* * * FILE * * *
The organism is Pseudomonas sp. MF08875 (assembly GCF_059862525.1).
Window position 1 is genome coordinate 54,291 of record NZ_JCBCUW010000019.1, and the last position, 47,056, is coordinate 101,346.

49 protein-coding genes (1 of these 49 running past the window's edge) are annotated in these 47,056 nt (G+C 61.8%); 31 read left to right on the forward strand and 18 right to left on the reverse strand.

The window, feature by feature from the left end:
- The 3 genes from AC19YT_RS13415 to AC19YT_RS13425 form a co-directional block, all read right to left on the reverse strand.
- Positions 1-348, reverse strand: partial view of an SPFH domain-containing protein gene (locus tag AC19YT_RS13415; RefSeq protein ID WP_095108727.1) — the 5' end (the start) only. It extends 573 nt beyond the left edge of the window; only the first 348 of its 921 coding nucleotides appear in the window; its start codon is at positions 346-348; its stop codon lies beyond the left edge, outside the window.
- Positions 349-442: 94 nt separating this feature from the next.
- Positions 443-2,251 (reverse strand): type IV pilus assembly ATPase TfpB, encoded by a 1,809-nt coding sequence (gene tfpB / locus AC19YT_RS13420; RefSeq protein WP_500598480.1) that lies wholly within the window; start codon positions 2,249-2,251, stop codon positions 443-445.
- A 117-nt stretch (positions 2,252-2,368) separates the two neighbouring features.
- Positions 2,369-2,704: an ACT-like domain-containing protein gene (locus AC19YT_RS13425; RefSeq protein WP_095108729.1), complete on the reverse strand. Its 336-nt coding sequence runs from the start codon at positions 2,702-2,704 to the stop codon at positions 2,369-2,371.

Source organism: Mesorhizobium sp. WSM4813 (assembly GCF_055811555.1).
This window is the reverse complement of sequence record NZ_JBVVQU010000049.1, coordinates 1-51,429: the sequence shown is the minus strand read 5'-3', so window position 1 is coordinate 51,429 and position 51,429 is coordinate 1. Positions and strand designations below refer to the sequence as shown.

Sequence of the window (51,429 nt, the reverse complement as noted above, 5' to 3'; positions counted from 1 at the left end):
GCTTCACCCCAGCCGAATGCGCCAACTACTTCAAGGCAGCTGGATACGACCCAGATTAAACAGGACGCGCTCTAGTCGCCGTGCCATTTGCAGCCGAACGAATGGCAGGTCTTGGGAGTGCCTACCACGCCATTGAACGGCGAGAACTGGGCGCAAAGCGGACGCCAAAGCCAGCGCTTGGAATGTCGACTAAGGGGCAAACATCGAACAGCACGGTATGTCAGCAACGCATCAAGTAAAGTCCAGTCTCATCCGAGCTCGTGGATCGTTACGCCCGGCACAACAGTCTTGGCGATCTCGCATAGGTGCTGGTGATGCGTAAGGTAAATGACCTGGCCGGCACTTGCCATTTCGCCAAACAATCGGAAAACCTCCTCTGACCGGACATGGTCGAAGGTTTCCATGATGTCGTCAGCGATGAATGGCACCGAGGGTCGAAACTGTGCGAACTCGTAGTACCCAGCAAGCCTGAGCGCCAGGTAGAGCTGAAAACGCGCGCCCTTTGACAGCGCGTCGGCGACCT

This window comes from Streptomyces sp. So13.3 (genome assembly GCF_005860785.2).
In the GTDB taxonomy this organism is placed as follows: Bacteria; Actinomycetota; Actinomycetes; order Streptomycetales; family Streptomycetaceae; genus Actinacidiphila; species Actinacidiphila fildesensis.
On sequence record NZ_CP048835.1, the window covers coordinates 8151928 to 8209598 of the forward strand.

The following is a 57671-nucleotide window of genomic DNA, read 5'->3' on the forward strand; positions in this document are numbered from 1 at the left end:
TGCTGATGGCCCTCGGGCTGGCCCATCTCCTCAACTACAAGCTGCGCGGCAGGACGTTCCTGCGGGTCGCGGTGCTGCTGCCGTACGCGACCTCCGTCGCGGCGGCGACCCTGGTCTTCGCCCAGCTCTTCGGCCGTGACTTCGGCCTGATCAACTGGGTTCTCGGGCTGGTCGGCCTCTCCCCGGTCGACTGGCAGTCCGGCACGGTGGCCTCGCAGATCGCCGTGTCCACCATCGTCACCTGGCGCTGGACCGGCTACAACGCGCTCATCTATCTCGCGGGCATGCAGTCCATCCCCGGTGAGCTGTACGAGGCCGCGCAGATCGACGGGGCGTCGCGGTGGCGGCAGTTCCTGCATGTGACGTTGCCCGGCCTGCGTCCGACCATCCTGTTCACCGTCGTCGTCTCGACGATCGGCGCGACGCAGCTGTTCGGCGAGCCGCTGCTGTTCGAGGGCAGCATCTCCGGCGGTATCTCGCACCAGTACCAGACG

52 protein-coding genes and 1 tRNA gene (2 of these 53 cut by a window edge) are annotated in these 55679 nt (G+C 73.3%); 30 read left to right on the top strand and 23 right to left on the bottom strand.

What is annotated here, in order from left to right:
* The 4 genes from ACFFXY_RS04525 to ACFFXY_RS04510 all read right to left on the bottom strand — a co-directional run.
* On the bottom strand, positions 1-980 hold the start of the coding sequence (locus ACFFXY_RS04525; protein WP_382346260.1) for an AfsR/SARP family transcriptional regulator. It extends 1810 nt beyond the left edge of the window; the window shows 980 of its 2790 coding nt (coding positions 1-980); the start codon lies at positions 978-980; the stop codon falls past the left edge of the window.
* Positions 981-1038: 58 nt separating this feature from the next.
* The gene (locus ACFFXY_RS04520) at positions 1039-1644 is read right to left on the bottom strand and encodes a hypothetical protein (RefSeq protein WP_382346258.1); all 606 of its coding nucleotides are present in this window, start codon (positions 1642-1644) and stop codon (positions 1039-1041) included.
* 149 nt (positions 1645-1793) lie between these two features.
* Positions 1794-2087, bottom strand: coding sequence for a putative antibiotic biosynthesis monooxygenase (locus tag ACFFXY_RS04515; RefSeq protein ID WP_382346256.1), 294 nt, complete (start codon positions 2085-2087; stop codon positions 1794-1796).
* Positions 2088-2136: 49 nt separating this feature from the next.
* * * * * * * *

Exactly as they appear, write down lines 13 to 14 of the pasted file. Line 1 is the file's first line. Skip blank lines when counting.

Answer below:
Sequence of the window (51,429 nt, the reverse complement as noted above, 5' to 3'; positions counted from 1 at the left end):
GCTTCACCCCAGCCGAATGCGCCAACTACTTCAAGGCAGCTGGATACGACCCAGATTAAACAGGACGCGCTCTAGTCGCCGTGCCATTTGCAGCCGAACGAATGGCAGGTCTTGGGAGTGCCTACCACGCCATTGAACGGCGAGAACTGGGCGCAAAGCGGACGCCAAAGCCAGCGCTTGGAATGTCGACTAAGGGGCAAACATCGAACAGCACGGTATGTCAGCAACGCATCAAGTAAAGTCCAGTCTCATCCGAGCTCGTGGATCGTTACGCCCGGCACAACAGTCTTGGCGATCTCGCATAGGTGCTGGTGATGCGTAAGGTAAATGACCTGGCCGGCACTTGCCATTTCGCCAAACAATCGGAAAACCTCCTCTGACCGGACATGGTCGAAGGTTTCCATGATGTCGTCAGCGATGAATGGCACCGAGGGTCGAAACTGTGCGAACTCGTAGTACCCAGCAAGCCTGAGCGCCAGGTAGAGCTGAAAACGCGCGCCCTTTGACAGCGCGTCGGCGACCT